On arrival in Dunkerque we spent a little time with the team we work alongside at with Médecins du Monde. Together we recognized the huge challenges of engagement for people who exist within a wider environment that feels oppressive. Following a day in which the team reported tensions in the space, we worked hard to renew the sense of care and attention in the safe space, and had a calm day of creativity and special moments of change. The room was full of diverse groupings, pre-adolescent boys playing Uno, occasionally the noise of their competitiveness interrupting the calmness. Groups of adults established themselves around the room, some drank coffee and began to sing, whilst others gathered around the art materials and settled into a now familiar activity.
A map projected onto a cloth surface on the wall, instigated discussion and shared attention in locating and describing hometowns and landscapes in the groups countries of origin. The children gently migrated around the room, bringing their small creations to be witnessed and praised by the adults. Others played in the arms of their uncles and aunties, giving a strong sense of community. A three-year-old boy tenaciously stuck sellotape onto sequin and paper shapes to fix them solidly onto the table. He was slowly able to move from his sanctuary under this table to fix his sellotape bunting to the group surface hanging on the wall.
On seeing it loosely attached, he applied strips of tape, time and time again to ensure his creation was secure.
Meanwhile his older sister meticulously constructed a multi-coloured wheel that was held together by similar shapes as her brother. We wondered if she had remembered another creation from the previous week. She went on to complete several carefully coloured Mandalas gaining great satisfaction and pride in her accomplishment.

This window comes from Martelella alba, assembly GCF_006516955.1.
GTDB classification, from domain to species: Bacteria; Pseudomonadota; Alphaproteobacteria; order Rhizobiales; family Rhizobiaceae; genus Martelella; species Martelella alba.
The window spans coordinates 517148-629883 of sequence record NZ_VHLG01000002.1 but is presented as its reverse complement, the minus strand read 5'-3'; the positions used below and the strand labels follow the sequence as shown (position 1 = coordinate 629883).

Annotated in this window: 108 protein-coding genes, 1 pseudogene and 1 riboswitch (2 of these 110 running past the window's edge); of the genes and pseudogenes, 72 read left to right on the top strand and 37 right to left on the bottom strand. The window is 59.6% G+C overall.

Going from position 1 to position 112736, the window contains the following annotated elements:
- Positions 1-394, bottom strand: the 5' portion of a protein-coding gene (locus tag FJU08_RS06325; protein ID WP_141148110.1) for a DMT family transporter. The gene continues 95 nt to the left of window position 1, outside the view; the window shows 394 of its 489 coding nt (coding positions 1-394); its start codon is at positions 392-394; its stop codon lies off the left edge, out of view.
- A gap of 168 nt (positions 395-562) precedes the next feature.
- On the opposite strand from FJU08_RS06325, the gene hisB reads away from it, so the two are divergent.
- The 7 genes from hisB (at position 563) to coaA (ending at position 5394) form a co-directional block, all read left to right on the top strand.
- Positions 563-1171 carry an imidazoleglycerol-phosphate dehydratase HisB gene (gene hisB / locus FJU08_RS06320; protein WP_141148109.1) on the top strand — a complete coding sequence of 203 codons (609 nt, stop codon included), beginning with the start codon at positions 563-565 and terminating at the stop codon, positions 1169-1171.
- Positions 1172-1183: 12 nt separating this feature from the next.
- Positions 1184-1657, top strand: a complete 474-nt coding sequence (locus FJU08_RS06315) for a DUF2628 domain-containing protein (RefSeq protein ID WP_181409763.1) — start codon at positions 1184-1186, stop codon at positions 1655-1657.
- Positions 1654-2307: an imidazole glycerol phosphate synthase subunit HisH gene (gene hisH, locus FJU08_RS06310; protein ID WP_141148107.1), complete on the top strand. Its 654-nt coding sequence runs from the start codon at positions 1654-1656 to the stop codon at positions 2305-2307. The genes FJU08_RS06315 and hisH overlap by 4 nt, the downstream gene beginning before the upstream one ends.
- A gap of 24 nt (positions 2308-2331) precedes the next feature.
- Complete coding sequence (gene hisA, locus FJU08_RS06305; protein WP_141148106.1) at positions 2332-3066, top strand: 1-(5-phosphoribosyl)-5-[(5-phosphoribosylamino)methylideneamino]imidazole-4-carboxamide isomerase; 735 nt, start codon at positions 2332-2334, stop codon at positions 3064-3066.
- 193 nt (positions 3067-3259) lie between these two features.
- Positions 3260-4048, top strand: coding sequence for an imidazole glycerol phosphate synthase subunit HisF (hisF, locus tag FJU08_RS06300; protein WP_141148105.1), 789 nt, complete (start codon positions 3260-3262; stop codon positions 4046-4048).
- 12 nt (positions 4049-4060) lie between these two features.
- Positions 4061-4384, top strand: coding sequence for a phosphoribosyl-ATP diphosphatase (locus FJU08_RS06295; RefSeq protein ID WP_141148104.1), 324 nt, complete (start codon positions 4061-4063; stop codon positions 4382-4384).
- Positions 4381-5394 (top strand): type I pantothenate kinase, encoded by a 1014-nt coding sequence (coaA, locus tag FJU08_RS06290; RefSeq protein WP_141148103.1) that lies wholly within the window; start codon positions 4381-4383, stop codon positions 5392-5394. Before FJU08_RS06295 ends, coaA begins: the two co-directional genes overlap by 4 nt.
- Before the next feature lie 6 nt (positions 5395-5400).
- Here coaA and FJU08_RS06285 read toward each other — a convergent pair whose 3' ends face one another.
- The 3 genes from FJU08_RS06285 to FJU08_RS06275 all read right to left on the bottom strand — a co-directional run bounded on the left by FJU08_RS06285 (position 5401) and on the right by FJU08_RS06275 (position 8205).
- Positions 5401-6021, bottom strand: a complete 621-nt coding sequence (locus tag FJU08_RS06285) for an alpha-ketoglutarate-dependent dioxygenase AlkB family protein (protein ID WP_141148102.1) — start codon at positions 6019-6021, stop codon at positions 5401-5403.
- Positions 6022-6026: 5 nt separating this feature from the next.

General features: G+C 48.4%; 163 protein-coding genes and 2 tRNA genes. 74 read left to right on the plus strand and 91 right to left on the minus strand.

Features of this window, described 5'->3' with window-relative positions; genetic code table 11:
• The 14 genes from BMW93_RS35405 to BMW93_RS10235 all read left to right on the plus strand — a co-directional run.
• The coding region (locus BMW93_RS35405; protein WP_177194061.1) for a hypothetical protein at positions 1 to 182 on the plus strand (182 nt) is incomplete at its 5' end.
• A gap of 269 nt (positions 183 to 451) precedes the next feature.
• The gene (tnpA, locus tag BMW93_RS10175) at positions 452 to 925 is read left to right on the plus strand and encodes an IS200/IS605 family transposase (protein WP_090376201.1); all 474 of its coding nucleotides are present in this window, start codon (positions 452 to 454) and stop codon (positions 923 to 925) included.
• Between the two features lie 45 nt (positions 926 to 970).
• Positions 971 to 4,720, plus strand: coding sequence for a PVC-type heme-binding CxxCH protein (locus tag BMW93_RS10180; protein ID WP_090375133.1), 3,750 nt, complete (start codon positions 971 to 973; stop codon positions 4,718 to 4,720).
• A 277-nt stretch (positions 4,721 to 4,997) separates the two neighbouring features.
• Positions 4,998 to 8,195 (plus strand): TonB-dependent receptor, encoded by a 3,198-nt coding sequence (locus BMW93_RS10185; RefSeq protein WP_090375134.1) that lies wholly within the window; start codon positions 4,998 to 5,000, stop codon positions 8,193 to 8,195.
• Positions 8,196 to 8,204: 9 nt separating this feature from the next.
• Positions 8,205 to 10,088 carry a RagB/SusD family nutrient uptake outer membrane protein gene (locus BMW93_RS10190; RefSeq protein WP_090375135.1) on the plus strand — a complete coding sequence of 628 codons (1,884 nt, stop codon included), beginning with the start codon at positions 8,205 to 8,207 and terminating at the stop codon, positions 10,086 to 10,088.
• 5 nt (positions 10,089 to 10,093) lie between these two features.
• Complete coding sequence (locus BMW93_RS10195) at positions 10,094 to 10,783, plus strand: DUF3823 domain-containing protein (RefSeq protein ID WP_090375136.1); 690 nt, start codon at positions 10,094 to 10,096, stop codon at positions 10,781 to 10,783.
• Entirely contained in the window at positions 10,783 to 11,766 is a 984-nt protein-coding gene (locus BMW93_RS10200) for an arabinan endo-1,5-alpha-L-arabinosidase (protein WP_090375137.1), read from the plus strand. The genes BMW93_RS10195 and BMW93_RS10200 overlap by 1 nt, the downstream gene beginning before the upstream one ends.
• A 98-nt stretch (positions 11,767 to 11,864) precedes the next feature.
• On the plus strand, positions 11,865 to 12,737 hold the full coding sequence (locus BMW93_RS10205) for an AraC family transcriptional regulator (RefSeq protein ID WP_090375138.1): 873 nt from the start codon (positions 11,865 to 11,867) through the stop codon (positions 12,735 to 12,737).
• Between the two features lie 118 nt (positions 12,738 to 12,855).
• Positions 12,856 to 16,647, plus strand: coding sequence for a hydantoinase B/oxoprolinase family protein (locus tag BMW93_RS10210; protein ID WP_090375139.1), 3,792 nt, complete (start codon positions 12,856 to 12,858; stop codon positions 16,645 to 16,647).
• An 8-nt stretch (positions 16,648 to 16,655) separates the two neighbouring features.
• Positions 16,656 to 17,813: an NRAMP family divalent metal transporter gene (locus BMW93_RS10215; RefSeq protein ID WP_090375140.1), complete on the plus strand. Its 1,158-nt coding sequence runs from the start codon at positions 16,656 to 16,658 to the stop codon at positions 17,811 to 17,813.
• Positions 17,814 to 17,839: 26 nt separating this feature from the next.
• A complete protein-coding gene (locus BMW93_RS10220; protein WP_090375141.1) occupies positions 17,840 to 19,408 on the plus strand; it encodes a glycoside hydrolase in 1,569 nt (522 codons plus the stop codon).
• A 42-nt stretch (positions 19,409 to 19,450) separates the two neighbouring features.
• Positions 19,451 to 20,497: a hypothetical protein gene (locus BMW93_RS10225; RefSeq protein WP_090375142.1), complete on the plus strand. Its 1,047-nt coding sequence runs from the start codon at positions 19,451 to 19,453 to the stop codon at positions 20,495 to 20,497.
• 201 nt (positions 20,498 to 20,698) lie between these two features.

We witnessed these children’s parents tentatively engage further with the activities we offered in the space. Slowly finding their way to gain much needed support, validation and pleasure despite the challenges they face living in the camp.
A young man returned to the space expressing pleasure in having access to good quality art materials. He took great pleasure in sensitively drawing the portraits of his companions. The intimacy and sense of familiarity that were held by artist and model was greatly appreciated by the entire group. It stimulated discussion and interest in art and artists, encouraging the group to investigate and share in discovering our collection of postcards.
Another little girl, who spoke good English made a doll that was a mummy and then became a princess. She then communicated that she wanted to make a present for her mum, who was in Prison nearby and whom she was going to see her for the first time tomorrow. She made an envelope that was filled with sequins, coloured shapes and paper hearts.
A mother with whom we have worked for a number of weeks and who struggles with depression and isolation was able to join in creating an appliqué scene alongside one of our team. Careful encouragement enabled her to tentatively test and explore materials, finding pleasure and beauty in her accomplishment. Pinning her work onto the cloth brought her closer to the community of the space as others recognised and valued her sensitive creativity. The small shifts of expansion and progression of a creative moment
On Friday we attended a series of meetings with the different organisations with whom we work alongside to plan and develop ongoing involvement in Dunkerque and Calais.
Much discussion was had about how we can support people in managing to stay present in their current contexts. In these discussions we shared reflections on our experiences of working with the adults, adolescents, children and families in Dunkerque and Calais; the incredible and diverse ways so many people have demonstrated to us that play and art making enables this much needed and healthy absorption in the moment. Finding gentle ways in to being in the here and now.